A state jail is essentially a minimum security prison for people convicted of non-violent crimes.
A state jail facility is really not a jail. It is actually a minimum security prison facility, although it is not officially called that.
There is no one in a state jail facility who is awaiting trial, like in a county jail. Everyone in TDCJ custody is convicted, and serving a sentence.
County jails are not under Texas Department Of Criminal Justice. Since people confuse jail and/or prison. Let’s revisit the differences one more time.
There are significant differences. You cannot “bond out of prison.” You can “bond out of” jail. Not a State Jail though. You can only “bond out of” a county jail. Confusing right?
A jail is a secure facility that houses three main types of inmates:
People who have been arrested and are being held pending a plea agreement, trial, or sentencing;
People who have been convicted of a misdemeanor criminal offense and are serving a sentence of (typically) less than 1 year; and
People who have been sentenced to prison and are about to be transferred to another facility.
Jails are operated by a county or city government. Jails are also known as detention facilities. Lockups are facilities in smaller communities where one to a few arrestees can be held for a short time pending transfer to a nearby jail/detention center.
A lot of new detainees are delivered to jails daily. Some may stay less than one day or only for a few days, until they are okayed for release in a court proceeding.
Some are released after putting up bail, are released to a pretrial services caseload, are placed under supervision by a probation agency, or are released on their own recognizance with an agreement to appear in court.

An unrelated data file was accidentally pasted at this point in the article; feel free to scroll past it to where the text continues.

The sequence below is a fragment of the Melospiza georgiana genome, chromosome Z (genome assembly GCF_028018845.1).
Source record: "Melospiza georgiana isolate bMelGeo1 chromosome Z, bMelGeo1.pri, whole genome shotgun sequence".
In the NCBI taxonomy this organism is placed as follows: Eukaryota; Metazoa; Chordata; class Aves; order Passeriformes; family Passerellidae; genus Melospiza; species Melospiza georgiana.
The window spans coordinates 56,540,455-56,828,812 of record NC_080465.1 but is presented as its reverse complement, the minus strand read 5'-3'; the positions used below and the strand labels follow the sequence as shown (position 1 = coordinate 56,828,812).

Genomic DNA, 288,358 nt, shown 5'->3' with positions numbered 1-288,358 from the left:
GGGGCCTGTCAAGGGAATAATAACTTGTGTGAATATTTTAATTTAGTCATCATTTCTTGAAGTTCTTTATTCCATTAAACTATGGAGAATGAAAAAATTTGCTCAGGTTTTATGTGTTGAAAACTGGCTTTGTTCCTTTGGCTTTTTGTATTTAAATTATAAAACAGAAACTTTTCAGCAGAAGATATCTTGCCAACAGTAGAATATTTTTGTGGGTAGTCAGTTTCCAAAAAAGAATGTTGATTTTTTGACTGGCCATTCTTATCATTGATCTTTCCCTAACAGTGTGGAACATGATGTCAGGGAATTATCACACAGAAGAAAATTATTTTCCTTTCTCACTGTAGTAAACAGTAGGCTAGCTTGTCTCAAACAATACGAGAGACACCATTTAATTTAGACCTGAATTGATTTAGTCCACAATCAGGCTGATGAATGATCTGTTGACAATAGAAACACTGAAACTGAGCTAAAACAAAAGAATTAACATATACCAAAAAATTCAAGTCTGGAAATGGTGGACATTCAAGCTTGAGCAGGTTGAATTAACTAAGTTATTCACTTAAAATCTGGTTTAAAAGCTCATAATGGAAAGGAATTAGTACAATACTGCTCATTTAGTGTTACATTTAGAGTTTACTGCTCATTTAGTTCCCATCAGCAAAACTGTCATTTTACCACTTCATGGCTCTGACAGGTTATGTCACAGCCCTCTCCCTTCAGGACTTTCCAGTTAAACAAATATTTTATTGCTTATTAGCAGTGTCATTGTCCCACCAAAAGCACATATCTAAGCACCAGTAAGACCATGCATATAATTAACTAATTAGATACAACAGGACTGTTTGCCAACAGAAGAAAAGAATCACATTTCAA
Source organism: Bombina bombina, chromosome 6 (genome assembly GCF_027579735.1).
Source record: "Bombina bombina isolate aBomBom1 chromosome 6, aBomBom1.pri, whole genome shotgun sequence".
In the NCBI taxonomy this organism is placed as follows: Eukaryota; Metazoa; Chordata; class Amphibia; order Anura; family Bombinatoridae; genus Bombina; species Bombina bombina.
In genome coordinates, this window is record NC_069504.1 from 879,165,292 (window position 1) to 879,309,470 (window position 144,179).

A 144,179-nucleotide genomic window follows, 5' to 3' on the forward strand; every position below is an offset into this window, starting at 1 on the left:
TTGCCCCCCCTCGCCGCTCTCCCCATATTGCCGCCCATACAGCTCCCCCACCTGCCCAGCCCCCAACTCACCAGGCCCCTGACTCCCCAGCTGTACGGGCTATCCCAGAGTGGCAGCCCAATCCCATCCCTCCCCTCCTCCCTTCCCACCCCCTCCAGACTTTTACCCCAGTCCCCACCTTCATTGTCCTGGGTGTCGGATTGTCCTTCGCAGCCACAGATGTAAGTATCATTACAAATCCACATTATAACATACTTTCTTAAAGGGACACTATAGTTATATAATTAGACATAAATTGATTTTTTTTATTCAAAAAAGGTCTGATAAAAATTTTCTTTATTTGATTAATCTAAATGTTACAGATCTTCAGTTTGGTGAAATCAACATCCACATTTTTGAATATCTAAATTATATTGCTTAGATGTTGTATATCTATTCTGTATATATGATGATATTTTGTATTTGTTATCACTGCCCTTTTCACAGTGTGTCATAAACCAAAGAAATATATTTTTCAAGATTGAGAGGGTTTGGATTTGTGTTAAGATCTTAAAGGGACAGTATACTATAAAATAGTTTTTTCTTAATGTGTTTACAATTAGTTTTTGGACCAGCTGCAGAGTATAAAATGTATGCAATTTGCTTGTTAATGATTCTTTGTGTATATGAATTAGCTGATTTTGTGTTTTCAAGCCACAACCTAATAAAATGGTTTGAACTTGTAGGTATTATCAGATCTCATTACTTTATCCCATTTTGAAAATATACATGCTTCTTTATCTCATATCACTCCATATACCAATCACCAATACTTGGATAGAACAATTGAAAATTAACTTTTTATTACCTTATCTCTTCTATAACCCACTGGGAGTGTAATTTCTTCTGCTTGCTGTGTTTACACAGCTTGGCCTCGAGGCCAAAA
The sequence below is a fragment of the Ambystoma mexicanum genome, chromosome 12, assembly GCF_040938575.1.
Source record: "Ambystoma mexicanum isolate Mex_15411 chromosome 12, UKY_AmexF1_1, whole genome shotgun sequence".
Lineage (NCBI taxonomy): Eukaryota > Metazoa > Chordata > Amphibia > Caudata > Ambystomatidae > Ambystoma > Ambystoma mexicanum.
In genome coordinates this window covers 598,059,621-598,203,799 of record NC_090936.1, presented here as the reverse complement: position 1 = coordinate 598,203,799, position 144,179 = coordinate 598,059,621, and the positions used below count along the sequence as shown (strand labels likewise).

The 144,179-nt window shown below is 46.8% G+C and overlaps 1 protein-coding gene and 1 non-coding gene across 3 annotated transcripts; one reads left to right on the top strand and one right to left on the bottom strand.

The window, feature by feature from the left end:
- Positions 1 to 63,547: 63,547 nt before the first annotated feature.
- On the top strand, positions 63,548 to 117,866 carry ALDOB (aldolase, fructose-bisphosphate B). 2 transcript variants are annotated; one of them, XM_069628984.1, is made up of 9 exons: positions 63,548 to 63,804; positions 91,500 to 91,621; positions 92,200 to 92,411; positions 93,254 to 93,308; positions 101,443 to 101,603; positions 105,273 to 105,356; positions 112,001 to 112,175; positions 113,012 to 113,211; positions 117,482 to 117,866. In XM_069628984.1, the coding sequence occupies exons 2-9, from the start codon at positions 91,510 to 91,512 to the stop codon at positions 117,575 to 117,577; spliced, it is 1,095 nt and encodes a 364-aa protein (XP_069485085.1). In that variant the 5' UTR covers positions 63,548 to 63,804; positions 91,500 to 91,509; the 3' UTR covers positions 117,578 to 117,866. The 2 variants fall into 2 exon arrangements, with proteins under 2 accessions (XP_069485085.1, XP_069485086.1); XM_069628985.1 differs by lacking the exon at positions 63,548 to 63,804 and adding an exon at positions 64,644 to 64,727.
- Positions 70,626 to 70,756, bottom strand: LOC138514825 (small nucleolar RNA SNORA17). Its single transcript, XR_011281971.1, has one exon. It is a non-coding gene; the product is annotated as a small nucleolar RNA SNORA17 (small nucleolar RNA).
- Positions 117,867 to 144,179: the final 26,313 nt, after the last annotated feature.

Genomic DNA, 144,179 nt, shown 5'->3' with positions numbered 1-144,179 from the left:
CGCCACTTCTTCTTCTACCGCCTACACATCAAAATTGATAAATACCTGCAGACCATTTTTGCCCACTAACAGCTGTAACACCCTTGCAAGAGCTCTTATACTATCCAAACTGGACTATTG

A considerable number of people arriving at a jail are actively or recently drunk or high, arrive with injuries from fights/assaults that led to their arrest, and/or are mentally ill with no other place for law enforcement to deliver them. This makes the intake process challenging for the jail’s staff and its medical personnel.
Let’s go over a Prison now.
A prison is a secure facility that houses people who have been convicted of a felony criminal offense and are serving a sentence of (typically) 1 year or more.
Prisons are operated by a state government or the federal government. “Penitentiary” is a synonym for prison.
The number of sentenced inmates entering prisons each day is far less than the number of people delivered at the door of U.S. jails. People who are going to prison know it in advance.
They may be transferred from a jail, taken to prison from court after a conviction, or report to prison on a date set by the court.
People released from prison may be released to parole supervision or to some other type of community program. Or they may be released with no supervision at all, if they have served their full term in prison.